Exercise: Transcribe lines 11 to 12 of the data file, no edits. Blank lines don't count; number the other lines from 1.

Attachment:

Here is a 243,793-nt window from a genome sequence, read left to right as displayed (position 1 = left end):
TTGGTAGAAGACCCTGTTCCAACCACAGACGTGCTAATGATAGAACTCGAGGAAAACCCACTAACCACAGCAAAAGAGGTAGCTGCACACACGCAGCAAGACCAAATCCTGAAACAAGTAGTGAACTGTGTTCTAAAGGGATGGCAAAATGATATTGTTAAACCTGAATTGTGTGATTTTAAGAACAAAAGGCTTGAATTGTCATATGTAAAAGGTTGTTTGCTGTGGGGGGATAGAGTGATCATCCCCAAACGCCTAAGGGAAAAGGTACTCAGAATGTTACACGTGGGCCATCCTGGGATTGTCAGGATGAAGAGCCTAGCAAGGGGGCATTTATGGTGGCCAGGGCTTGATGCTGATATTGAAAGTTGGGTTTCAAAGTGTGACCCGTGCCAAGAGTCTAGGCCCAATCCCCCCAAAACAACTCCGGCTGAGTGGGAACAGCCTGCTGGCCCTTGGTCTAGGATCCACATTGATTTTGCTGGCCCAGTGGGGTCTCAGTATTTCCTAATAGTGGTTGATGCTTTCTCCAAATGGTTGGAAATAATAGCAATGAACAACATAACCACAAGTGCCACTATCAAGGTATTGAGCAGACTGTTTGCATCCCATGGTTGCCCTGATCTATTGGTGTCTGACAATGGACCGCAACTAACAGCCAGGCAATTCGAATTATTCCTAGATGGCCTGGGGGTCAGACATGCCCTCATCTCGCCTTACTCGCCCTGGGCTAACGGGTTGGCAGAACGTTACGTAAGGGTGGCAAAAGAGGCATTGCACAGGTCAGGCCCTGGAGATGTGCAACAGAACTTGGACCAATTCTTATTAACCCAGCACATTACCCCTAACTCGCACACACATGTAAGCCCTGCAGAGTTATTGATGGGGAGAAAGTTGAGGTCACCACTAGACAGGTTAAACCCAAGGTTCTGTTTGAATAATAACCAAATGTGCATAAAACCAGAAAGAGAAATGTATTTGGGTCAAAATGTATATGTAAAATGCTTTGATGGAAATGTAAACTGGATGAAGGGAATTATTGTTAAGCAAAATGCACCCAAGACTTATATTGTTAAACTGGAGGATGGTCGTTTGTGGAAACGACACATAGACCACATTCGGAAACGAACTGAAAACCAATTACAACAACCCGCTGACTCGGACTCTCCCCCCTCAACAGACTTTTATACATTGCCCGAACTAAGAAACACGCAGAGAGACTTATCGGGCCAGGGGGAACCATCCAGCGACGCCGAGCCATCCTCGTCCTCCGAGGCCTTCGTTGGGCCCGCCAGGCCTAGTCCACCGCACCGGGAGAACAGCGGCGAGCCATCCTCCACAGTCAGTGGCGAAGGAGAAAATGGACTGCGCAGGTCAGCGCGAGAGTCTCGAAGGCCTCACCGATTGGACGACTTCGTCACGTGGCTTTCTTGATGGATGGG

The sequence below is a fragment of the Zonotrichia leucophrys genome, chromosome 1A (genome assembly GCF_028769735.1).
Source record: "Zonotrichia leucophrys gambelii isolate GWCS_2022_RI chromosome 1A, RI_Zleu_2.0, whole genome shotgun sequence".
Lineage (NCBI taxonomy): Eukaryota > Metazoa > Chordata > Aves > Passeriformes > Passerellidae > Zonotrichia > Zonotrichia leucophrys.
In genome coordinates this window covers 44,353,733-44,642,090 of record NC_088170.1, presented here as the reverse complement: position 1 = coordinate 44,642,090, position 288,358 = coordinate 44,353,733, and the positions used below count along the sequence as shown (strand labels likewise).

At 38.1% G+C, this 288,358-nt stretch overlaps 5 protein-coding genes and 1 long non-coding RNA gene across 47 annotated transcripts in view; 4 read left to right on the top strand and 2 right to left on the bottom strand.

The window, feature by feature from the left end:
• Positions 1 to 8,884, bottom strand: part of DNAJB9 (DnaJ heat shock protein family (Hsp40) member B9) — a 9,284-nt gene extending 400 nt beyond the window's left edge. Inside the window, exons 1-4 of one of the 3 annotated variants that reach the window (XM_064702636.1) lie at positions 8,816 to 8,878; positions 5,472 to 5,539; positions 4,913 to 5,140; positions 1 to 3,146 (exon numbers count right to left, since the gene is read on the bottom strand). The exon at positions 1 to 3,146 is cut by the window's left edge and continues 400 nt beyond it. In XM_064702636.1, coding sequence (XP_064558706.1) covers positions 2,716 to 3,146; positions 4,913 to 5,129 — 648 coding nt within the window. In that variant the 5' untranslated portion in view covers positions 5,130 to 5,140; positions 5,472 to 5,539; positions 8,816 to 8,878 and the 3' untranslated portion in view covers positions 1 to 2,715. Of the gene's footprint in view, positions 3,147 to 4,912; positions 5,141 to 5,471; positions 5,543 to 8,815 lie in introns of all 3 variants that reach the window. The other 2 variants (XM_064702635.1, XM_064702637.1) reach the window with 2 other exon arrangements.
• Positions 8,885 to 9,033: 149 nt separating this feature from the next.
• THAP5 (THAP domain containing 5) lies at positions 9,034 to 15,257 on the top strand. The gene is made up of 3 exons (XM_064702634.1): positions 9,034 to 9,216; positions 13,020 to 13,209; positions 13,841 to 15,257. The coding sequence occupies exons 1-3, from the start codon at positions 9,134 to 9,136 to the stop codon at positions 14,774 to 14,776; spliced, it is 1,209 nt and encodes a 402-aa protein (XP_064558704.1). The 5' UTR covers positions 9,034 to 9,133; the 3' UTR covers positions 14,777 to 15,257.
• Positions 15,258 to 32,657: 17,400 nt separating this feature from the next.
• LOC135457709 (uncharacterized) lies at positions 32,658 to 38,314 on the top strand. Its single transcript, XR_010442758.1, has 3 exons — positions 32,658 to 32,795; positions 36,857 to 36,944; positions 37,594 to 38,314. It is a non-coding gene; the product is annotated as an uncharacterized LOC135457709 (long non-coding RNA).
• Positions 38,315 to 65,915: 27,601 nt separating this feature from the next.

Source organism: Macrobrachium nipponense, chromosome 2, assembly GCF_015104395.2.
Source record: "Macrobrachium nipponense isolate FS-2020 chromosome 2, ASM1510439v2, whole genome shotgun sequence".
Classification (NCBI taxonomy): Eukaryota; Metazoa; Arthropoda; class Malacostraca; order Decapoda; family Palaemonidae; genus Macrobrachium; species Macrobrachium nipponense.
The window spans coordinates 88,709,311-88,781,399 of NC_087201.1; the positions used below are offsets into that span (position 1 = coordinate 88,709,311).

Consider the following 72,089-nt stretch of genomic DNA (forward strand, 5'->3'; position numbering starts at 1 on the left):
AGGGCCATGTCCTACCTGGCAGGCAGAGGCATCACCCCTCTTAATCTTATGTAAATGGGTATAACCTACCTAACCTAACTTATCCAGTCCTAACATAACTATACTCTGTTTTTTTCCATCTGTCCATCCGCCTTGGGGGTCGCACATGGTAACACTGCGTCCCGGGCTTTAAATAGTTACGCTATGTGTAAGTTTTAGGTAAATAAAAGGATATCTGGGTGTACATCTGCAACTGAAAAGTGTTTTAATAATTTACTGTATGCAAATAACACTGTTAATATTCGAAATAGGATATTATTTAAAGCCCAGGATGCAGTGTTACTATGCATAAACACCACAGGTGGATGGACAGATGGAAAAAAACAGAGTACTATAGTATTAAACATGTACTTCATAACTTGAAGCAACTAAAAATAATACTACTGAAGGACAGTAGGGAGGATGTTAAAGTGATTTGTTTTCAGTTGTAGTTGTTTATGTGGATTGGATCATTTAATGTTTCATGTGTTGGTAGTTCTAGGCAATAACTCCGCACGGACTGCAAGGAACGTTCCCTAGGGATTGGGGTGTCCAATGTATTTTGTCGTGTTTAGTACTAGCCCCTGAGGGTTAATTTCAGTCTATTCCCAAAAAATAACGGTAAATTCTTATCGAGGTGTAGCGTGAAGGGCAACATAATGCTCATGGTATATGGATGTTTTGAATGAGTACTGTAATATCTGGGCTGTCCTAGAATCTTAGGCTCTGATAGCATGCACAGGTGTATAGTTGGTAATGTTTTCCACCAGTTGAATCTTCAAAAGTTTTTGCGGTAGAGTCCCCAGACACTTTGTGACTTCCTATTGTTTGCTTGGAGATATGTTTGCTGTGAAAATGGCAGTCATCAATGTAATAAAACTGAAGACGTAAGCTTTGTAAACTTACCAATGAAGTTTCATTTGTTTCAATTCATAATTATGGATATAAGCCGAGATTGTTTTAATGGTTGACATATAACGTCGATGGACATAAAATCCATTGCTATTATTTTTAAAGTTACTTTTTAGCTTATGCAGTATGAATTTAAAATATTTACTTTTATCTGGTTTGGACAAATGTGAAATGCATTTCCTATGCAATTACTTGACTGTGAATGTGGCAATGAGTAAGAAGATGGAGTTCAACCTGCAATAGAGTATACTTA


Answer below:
• THAP5 (THAP domain containing 5) lies at positions 9,034 to 15,257 on the top strand. The gene is made up of 3 exons (XM_064702634.1): positions 9,034 to 9,216; positions 13,020 to 13,209; positions 13,841 to 15,257. The coding sequence occupies exons 1-3, from the start codon at positions 9,134 to 9,136 to the stop codon at positions 14,774 to 14,776; spliced, it is 1,209 nt and encodes a 402-aa protein (XP_064558704.1). The 5' UTR covers positions 9,034 to 9,133; the 3' UTR covers positions 14,777 to 15,257.
• Positions 15,258 to 32,657: 17,400 nt separating this feature from the next.